HENRY Martyn was born at Truro, in Cornwall, on the 18th of February, 1781. In his eighth year he was sent to the grammar school of his native town, where his lively affectionate temper made him a favourite with his companions, and his docility and diligence with his instructors. Even at this early period, however, he seems to have suffered from an inherited weakness of constitution, which rendered him averse, we are told, to the pastimes and exercises of boyhood. From the Grammar School of Truro he removed, in 1797, to S. John's College, Cambridge. There it was that he first gave indications of the real extent of his intellectual powers; and there, too, his thoughts were first determined towards the things of God by the influence of a devout friend, which was confirmed and strengthened by his intercourse with his sister, a woman of gentle spirit and earnest piety. The sudden death of his father helped to fix his inclinations, and he began to study his Bible with a new interest, as a book which not less closely concerned him in the next world than in this. "I attended more diligently," he says, "to the words of our Saviour, and devoured them with delight: where the offers of mercy and forgiveness were made so freely, I supplicated to be made partaker of the covenant of grace with eagerness and hope; and thanks be to the ever-blessed Trinity, for not leaving me without com


fort." He was a constant attendant on the ministry of the Rev. Charles Simeon, one of the chief leaders of that Evangelical Renascence in the Church which preceded and paved the way for the great Oxford Revival; and in his later life he was always ready to acknowledge the benefit he derived from his pastoral guidance.

His university career was singularly brilliant. When he entered at S. John's, he was ignorant of the very elements of mathematics; yet, such was the force of his intellect and such the strenuousness of his endeavour, that, in four years' time, and before he was twenty, he won the great and coveted distinction of the Senior Wranglership. Great was his astonishment, however, that the honour when gained brought him so little satisfaction. He felt a yearning in his heart which no external successes could gratify, and soon discovered that the repose he craved could be found only in communion with his heavenly Father. His design had been to enter the legal profession; but his newly-awakened distaste for worldly concerns induced him to listen to Mr. Simeon when he discoursed on the high excellence and glorious opportunities of the Christian ministry; and he resolved on dedicating himself to it. He was led to choose the most arduous but the noblest branch of this vocation by hearing Mr. Simeon comment on the services of Dr. Carey in India; soon after which he met with the Life of David Brainerd, the Apostle (as he has been called) of the North American Indians; and, warmed by his example, he decided, not without solemn consideration and frequent prayer, to become a Missionary. Accordingly, he offered himself to the "Society for Missions to Africa and the East" (now known as the Church Missionary Society), which, in 1800, had been established by some members of the Church who were disinclined to co-operate with the older "Society for the Propagation of the Gospel." Thereafter he held himself prepared, "with a child-like simplicity of spirit and an unshaken constancy of soul," to go whenever he was called, and wherever he was directed.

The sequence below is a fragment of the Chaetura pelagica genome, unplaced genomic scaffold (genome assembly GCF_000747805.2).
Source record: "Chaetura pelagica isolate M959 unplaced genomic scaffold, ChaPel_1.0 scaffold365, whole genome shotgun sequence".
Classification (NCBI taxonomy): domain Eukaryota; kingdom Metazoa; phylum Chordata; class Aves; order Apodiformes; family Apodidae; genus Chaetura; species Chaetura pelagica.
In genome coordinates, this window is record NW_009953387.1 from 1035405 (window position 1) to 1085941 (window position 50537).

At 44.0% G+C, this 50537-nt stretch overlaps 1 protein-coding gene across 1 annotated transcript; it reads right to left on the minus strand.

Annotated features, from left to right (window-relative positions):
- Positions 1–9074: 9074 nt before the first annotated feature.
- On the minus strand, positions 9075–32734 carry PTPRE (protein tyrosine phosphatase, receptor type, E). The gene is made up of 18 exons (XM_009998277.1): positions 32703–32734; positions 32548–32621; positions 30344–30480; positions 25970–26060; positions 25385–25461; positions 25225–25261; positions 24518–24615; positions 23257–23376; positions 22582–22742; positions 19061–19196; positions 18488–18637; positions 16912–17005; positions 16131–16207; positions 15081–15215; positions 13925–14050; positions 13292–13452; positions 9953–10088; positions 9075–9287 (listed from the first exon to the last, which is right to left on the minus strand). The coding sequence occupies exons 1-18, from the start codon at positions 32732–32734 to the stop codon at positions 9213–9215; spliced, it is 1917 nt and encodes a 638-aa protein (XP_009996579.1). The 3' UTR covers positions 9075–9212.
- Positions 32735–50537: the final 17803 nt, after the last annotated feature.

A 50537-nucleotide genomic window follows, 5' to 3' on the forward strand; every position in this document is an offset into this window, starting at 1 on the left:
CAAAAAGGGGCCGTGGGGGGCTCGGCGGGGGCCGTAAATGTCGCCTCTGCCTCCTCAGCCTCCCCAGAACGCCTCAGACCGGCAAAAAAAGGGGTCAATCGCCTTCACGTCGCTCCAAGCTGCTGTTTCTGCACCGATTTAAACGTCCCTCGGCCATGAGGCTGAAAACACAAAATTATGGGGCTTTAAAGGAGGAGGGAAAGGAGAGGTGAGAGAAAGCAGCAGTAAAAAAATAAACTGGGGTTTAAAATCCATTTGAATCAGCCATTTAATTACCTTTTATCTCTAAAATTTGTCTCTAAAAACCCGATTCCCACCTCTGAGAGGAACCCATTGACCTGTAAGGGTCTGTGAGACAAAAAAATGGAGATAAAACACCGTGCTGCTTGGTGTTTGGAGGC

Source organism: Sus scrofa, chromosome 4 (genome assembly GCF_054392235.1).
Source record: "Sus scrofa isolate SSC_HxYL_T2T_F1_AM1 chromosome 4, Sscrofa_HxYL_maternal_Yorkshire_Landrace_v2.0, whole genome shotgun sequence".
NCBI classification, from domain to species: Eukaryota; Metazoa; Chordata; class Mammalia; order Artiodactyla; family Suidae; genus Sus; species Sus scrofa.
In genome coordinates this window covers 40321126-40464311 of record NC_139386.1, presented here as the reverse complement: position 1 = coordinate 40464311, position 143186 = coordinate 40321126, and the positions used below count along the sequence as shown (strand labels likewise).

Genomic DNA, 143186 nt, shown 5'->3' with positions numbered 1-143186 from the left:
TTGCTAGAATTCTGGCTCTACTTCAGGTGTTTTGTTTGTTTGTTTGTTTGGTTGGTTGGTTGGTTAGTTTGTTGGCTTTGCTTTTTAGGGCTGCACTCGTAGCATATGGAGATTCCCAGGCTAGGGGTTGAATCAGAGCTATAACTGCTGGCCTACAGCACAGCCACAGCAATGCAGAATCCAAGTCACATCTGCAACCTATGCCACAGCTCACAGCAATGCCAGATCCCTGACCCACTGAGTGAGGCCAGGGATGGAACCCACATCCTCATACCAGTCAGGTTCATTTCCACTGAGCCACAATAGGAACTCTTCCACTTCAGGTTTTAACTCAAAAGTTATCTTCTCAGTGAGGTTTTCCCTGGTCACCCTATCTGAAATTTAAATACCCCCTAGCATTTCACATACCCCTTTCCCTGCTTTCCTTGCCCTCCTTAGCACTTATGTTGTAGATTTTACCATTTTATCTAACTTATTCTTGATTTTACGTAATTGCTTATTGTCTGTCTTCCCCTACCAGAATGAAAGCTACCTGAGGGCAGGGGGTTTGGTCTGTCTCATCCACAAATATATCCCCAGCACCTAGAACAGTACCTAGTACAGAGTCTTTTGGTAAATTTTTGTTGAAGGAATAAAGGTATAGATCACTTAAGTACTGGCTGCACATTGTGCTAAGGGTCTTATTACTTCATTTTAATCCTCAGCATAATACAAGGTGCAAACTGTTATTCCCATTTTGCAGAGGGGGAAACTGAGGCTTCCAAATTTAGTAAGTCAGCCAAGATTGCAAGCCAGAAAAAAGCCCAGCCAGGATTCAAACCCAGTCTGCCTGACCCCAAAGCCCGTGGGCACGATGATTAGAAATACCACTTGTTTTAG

But he was only twenty-one, and too young to take Holy Orders. He had therefore to learn the lesson of patience; and for the next two years he acted as a tutor at Cambridge, while applying himself laboriously to the study of theology.